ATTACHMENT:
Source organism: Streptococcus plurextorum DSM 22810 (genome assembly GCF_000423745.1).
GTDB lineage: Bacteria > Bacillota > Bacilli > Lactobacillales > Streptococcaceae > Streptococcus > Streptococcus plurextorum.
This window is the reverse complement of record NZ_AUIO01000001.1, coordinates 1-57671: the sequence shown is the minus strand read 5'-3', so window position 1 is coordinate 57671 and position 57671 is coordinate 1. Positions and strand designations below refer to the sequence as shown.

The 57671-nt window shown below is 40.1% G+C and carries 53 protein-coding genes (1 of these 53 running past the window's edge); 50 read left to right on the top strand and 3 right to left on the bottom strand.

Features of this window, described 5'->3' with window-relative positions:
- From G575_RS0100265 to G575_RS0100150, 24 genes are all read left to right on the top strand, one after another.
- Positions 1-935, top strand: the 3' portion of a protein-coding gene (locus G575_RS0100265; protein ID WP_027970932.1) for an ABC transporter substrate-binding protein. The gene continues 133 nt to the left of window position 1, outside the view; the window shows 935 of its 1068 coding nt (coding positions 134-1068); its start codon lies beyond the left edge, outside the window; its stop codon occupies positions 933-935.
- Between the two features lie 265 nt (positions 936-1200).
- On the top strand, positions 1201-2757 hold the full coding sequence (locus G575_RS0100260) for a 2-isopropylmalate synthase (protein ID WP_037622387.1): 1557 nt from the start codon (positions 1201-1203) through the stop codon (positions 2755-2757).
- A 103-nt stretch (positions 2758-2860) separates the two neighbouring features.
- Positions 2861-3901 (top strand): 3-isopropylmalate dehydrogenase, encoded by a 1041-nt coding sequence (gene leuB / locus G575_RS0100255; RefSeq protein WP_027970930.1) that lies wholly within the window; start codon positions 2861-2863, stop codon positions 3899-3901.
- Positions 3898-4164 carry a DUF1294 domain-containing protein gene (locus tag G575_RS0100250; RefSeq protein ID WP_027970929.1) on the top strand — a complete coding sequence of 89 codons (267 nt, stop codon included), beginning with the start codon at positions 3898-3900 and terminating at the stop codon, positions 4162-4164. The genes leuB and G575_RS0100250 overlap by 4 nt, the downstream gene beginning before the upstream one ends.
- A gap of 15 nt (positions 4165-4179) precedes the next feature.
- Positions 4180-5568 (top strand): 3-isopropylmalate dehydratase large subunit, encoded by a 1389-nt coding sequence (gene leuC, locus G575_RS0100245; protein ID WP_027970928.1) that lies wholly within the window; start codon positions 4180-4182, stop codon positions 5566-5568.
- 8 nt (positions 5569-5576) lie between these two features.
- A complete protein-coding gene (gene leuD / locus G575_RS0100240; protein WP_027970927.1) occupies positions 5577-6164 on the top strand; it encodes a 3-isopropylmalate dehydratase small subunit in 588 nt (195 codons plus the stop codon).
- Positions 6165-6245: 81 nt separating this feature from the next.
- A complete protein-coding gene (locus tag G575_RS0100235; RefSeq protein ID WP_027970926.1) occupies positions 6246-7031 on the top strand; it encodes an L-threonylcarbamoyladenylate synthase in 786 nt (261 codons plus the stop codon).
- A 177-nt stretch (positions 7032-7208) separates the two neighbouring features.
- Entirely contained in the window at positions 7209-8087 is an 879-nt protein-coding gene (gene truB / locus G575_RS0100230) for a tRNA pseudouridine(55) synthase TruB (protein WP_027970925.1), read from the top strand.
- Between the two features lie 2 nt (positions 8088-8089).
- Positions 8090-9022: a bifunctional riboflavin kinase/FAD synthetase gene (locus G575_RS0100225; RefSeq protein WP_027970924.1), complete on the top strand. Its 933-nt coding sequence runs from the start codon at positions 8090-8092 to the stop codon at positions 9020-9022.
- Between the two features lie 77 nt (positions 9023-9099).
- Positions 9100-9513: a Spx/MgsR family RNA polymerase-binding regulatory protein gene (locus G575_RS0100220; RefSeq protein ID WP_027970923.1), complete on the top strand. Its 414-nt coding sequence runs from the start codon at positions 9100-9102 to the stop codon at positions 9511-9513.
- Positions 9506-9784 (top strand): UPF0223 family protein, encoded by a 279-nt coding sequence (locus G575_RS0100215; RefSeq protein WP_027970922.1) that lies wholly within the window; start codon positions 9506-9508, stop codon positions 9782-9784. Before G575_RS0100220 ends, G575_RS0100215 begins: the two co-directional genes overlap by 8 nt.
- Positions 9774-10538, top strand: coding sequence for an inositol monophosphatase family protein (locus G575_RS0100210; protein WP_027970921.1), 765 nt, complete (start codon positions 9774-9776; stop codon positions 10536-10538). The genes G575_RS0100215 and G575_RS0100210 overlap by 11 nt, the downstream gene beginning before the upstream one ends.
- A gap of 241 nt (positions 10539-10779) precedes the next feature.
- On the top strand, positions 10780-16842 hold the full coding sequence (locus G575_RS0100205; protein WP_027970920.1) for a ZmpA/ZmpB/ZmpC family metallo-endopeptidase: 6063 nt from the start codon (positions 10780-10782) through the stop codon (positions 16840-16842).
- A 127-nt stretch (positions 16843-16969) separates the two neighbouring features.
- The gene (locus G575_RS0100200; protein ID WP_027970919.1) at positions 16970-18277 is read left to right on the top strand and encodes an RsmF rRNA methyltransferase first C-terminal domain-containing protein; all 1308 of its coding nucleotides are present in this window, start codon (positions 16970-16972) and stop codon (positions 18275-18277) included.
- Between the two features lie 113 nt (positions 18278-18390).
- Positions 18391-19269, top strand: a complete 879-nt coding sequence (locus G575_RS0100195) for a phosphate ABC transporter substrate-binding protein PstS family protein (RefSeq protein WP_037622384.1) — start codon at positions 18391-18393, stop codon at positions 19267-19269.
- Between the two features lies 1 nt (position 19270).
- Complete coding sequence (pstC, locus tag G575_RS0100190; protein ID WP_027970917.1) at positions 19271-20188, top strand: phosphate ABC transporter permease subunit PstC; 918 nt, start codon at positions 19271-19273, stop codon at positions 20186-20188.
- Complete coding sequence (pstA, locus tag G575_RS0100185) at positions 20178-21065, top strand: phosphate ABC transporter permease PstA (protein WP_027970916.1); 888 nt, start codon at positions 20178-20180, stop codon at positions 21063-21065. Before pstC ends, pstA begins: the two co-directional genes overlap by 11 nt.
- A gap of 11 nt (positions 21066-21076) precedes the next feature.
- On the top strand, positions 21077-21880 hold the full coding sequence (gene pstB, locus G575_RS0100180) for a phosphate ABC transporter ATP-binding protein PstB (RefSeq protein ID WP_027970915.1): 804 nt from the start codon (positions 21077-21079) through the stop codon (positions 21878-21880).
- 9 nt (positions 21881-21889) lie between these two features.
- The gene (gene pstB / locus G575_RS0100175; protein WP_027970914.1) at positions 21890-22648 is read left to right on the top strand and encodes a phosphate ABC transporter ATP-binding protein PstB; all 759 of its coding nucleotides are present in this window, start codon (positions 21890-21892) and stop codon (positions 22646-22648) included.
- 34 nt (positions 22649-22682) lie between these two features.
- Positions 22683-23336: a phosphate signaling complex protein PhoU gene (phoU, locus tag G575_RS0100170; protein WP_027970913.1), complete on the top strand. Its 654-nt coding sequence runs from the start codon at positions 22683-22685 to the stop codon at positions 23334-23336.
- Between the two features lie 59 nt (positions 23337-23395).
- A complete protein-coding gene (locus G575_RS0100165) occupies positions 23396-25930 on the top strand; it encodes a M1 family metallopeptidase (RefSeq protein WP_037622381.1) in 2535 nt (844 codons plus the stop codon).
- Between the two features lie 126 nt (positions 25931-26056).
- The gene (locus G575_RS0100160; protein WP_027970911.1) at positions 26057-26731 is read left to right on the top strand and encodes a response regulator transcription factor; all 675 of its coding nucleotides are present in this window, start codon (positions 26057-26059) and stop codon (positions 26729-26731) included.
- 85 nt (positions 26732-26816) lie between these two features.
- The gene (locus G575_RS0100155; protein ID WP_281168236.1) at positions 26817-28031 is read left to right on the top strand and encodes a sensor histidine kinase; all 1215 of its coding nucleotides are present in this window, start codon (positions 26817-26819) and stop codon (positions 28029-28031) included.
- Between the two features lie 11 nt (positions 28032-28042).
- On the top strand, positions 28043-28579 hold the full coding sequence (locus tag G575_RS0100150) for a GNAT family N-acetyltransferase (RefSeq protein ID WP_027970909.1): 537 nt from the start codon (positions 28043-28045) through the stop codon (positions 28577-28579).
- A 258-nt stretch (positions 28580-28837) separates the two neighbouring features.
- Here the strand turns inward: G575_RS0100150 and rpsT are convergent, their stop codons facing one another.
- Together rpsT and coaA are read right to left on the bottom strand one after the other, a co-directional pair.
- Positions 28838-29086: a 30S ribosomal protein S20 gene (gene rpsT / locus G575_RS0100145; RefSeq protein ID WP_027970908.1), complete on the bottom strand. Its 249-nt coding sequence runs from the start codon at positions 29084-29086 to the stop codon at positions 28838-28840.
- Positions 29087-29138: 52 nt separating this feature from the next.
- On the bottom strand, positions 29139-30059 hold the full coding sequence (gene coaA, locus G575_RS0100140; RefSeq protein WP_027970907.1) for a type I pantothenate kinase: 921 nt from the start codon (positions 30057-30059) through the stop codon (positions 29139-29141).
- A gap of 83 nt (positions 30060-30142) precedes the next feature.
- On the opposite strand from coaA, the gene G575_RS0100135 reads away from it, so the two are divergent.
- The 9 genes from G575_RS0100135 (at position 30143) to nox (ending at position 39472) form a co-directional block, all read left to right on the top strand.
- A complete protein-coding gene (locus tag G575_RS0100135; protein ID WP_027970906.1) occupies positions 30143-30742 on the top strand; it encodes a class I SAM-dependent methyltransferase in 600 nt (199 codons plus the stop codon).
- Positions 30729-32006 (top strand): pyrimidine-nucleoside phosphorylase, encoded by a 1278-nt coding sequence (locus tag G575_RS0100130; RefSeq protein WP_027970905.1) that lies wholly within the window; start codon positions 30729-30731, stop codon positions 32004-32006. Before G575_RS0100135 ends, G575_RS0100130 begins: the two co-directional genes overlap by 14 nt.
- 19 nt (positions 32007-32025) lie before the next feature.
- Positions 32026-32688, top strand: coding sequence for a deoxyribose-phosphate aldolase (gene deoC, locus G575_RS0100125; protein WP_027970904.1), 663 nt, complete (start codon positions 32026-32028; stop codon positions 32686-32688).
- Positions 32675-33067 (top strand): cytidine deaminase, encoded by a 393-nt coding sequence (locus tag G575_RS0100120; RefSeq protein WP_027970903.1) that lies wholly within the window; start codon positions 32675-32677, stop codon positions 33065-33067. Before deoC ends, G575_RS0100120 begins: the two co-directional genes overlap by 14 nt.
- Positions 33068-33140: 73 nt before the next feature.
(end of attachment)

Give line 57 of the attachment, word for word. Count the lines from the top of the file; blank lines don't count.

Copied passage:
- On the opposite strand from coaA, the gene G575_RS0100135 reads away from it, so the two are divergent.